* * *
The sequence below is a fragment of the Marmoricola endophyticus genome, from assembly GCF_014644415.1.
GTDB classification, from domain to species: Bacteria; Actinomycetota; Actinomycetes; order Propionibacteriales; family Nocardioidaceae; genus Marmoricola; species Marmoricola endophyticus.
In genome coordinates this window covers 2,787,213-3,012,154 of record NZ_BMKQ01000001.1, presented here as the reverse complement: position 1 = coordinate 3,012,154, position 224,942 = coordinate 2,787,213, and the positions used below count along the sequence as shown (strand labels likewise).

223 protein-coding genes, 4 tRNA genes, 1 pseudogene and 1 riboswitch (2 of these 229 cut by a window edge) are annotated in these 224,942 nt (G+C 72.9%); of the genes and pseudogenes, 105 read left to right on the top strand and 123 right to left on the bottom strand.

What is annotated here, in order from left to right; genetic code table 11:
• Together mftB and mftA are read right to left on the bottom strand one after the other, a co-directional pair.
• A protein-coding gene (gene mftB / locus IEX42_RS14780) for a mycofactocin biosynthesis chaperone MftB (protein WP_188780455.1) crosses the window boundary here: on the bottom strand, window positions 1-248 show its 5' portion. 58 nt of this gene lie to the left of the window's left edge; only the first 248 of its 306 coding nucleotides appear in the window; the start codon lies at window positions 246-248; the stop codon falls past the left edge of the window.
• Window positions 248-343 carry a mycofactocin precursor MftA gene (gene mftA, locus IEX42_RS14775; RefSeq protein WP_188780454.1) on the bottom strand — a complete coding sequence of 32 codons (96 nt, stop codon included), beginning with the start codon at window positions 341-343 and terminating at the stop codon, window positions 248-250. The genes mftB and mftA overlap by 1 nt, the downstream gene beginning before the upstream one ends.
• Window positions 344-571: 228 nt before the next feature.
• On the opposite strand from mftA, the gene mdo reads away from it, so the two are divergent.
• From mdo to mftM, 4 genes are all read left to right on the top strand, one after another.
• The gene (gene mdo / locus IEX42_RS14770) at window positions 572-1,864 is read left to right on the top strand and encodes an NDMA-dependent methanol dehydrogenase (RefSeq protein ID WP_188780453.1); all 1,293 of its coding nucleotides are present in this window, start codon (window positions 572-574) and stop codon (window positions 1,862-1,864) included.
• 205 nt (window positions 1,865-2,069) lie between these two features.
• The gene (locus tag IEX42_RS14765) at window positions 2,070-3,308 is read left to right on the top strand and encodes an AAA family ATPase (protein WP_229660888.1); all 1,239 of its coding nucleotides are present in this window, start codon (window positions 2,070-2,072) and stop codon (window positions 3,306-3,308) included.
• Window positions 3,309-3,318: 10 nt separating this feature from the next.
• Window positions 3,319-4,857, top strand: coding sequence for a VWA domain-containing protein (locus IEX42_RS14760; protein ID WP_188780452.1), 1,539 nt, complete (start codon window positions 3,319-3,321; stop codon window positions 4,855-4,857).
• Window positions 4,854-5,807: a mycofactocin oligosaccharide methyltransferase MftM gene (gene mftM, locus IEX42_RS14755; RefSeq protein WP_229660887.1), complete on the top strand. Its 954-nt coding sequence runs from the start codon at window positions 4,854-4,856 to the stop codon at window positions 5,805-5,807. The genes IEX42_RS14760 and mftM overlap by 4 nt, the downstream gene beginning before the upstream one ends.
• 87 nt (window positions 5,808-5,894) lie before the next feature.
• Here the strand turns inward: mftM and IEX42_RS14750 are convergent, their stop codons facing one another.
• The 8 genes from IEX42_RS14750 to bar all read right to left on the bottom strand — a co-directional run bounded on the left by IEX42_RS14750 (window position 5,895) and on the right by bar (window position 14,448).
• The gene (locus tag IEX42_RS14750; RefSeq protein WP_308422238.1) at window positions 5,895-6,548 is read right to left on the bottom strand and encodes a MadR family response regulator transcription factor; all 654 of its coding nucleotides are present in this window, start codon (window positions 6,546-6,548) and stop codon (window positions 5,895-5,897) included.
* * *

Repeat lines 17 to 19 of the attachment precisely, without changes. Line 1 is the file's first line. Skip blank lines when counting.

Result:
• Window positions 4,854-5,807: a mycofactocin oligosaccharide methyltransferase MftM gene (gene mftM, locus IEX42_RS14755; RefSeq protein WP_229660887.1), complete on the top strand. Its 954-nt coding sequence runs from the start codon at window positions 4,854-4,856 to the stop codon at window positions 5,805-5,807. The genes IEX42_RS14760 and mftM overlap by 4 nt, the downstream gene beginning before the upstream one ends.
• 87 nt (window positions 5,808-5,894) lie before the next feature.
• Here the strand turns inward: mftM and IEX42_RS14750 are convergent, their stop codons facing one another.